Probing Macromolecular Reactions At Reduced Dimensionality : Mapping Of Sequence Specific And Non-Specific Protein-Ligand lnteractions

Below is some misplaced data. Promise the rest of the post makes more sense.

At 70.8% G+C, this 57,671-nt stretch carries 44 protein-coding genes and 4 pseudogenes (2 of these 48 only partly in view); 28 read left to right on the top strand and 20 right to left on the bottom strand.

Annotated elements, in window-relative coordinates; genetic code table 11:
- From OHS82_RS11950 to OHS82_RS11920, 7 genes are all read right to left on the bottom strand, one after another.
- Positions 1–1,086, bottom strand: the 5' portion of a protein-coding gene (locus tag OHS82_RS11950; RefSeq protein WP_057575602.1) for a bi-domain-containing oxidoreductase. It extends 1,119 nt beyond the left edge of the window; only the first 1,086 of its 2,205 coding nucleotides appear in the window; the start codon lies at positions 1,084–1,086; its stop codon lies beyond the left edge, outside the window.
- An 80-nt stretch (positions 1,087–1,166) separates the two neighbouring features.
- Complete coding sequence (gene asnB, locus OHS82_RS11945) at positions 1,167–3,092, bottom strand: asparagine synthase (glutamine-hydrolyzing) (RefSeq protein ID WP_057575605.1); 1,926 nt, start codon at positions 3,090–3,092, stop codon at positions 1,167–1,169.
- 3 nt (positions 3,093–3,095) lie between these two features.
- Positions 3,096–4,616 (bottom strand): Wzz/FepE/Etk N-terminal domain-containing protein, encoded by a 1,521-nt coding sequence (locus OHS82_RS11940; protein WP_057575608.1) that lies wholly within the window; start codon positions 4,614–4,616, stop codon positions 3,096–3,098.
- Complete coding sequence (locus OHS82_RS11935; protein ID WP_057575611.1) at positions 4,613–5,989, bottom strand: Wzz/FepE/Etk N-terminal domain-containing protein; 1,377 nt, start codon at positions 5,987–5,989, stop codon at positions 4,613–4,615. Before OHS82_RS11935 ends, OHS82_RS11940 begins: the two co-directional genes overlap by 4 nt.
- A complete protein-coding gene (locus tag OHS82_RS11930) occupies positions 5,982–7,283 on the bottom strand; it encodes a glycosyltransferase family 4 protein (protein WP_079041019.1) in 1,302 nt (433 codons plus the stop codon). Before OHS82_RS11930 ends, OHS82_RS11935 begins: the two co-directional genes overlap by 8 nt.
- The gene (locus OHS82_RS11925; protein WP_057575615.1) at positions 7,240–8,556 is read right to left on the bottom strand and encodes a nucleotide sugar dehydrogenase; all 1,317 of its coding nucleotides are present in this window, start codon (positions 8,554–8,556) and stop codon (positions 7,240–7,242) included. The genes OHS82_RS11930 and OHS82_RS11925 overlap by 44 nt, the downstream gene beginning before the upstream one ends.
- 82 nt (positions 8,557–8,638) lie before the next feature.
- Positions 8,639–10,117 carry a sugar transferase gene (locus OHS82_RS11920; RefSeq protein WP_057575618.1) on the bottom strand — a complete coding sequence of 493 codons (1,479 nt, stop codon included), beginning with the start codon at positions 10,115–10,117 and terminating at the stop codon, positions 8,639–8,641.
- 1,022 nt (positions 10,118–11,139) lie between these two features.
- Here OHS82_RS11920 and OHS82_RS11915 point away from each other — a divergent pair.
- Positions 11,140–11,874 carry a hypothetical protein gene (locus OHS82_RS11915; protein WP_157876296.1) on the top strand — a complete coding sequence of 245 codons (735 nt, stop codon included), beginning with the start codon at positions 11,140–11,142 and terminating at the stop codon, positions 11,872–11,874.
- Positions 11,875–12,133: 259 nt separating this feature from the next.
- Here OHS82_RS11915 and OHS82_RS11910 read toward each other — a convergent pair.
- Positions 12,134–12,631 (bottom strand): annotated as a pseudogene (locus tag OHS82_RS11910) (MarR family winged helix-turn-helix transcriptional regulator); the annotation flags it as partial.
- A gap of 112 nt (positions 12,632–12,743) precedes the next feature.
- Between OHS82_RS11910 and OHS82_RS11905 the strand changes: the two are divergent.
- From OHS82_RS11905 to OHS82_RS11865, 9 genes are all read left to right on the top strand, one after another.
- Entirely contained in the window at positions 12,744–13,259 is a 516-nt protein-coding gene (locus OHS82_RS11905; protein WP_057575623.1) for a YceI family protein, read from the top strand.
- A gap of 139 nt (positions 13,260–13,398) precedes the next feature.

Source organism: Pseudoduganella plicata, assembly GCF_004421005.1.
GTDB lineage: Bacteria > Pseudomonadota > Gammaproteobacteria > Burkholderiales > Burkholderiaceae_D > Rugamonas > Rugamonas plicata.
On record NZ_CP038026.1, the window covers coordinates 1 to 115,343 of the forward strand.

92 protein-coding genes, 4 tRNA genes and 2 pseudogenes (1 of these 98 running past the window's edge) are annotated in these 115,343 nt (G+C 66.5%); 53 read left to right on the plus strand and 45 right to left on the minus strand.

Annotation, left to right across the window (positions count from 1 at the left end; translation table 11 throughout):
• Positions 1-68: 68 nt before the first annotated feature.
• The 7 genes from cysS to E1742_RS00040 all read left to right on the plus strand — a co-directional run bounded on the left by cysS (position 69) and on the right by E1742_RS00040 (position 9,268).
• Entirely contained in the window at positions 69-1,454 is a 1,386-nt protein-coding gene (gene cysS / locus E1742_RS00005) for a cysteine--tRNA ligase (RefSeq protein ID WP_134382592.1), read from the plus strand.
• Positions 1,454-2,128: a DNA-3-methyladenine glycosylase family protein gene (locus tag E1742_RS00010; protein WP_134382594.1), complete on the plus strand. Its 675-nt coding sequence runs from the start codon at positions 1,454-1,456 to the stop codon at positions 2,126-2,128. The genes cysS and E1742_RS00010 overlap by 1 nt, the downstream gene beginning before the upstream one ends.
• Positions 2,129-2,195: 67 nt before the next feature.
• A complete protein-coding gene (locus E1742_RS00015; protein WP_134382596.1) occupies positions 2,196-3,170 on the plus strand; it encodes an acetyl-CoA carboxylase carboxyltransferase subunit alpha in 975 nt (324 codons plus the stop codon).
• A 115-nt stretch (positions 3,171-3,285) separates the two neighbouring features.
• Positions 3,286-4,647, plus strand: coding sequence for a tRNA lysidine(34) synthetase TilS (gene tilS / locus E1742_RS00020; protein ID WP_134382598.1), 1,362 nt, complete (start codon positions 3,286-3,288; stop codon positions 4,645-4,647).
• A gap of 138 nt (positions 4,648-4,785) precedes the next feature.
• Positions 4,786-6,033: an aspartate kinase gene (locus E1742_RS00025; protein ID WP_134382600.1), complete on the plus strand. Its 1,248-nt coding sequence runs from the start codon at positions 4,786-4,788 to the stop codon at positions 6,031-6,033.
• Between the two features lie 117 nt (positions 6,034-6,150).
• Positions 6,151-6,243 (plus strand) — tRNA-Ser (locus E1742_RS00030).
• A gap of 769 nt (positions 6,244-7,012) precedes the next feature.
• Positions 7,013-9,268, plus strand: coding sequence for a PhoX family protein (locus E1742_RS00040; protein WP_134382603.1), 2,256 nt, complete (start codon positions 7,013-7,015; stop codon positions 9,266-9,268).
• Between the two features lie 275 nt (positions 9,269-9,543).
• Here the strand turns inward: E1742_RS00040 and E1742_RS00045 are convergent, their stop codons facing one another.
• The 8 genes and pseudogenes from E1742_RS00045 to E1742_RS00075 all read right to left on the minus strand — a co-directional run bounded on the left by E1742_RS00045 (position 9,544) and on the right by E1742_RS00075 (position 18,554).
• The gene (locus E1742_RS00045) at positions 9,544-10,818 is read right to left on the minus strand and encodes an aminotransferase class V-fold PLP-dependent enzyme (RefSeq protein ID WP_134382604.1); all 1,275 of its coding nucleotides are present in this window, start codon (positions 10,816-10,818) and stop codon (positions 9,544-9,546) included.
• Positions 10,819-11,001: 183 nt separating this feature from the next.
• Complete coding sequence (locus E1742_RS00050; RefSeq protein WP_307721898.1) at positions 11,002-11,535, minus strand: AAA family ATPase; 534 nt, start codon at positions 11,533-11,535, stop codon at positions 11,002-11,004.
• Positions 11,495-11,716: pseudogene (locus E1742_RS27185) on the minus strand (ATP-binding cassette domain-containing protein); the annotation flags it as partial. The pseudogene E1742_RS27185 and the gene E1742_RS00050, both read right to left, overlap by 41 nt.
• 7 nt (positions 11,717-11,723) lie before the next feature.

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During the past decade the effects of macromolecular crowding on reaction pathways is gaining in prominence. The stress is to move out of the realms of ideal solution studies and make conceptual modifications that consider non-ideality as a variable in our calculations. In recent years it has been shown that molecular crowding exerts significant effects on all in vivo processes, from DNA conformational changes, protein folding to DNA-protein interactions, enzyme pathways and signalling pathways. Both thermodynamic as well as kinetic parameters vary by orders of magnitude in uncrowded buffer system as compared to those in the crowded cellular milieu. Ignoring these differences will restrict our knowledge of biology to a “model system” with few practical understandings. The recent expansion of the genome database has stimulated a study on numerous previously unknown proteins. This has whetted our thirst to model the cellular determinants in a more comprehensive manner. Intracellular extract would have been the ideal solution to re-create the cellular environment. However, studies conducted in this solution will be contaminated by interference with other biologically active molecule and relevant statistical data cannot be extracted out from it. Recent advances in methodologies to mimic the cellular crowding include use of inert macromolecules to reduce the volume occupancy of target molecules and the use of immobilization techniques to increase the surface density of molecules in a small volumetric region. The use of crowding agents often results in non-specific interaction and side-reactions like aggregation of the target molecules with the crowding agents themselves. Immobilization of one of the interacting partners reduces the probability of aggregation and precipitation of bio-macromolecules by restricting their degrees of freedom. Covalent linkage of molecules on solid support is used extensively in research for creating a homogeneous surface of bound molecules which can be interrogated for their reactivity. However, when it comes to biomolecules, direct immobilization on solid support or use of organic linkers often results in denaturation. The use of bio-affinity immobilization techniques can help us overcome this problem. Since mild conditions are needed to regenerate such a surface, it finds universal applicability as bio-memory chips. This thesis focuses on our attempts to design a physiologically viable immobilization technique for following rotein-protein/protein-DNA interactions. The work explores the mechanism for biological interactions related to transcription process in E. coli. Chapter 1 deals with the literary survey of the importance and effects of molecular crowding on biological reactions. It gives a brief history of the efforts been made so far by experimentalists, to mimic macromolecular crowding and the methods applied. The chapter tries to project an all-round perspective of the pros and cons of different immobilization techniques as a means to achieve a high surface density of molecules and the advancements so far. Chapter 2 deals with the detailed technicality and applicability of the Langmuir-Blodgett method. It discusses the rationale behind our developing this technique as an alternate means of bio-affinity immobilization, under physiologically compatible conditions. It then goes on to describe our efforts to follow the sequence-specific and sequential assembly process of a functional RNA polymerase enzyme with one immobilized partner and also explore the role of omega subunit of RNAP in the reconstitution pathway. This chapter uses the assembly process of a multi-subunit enzyme to evaluate the efficiency of the LB system as a universal two-dimensional scaffold to follow sequence-specific protein-ligand interaction. Chapter 3 discusses the application of LB technique to quantitatively evaluate the kinetics and thermodynamics of promoter-RNA polymerase interaction under conditions of reduced dimensionality. Here, we follow the interaction of T7A1 phage promoter with Escherichia coli RNA polymerase using our Langmuir-Blodgett technique. The changes in mechanistic pathway and trapping of kinetic intermediates are discussed in detail due to the imposed restriction in the degrees of freedom of the system. The sensitivity of this detection method is compared vis-a-vis conventional immobilization methods like SPR. This chapter firmly establishes the universal application of LB technique as a means to emulate molecular crowding and as a sensitive assay for studying the effects of such crowding on vital biological reaction pathway. Chapter 4 describes the mechanistic pathway for the physical binding of MsDps1 protein with long dsDNA in order to physically protect DNA during oxidative stress. The chapter describes in detail the mechanism of physical sequestering of non-specific DNA strands and compaction of the genome under conditions where a kinetic bottleneck has been applied. The data obtained is compared with results obtained in the previous chapter for the sequence-specific DNA-protein interaction in order to understand the difference in recognition process between regulatory and structural proteins binding to DNA. Chapter 5 deals with the evaluation of the σ-competition model in E. coli for three different sigma factors (all belonging to the σ-70 family). Here again, we have evaluated the kinetic and thermodynamic parameters governing the binding of core RNAP with its different sigma factors (σ70, σ32and σ38) and performed a comparative study for the binding of each sigma factor to its core using two different non-homogeneous immobilization techniques. The data has been analyzed globally to resolve the discrepancies associated with establishing the relative affinity of the different sigma factors for the same core RNA polymerase under physiological conditions. Chapter 6 summarizes the work presented in this thesis. In the Appendix section we have followed the unzipping of promoter DNA sequence using Optical Tweezers in an attempt to follow the temporal fluctuations occurring in biological reactions in real time and at a single molecule level.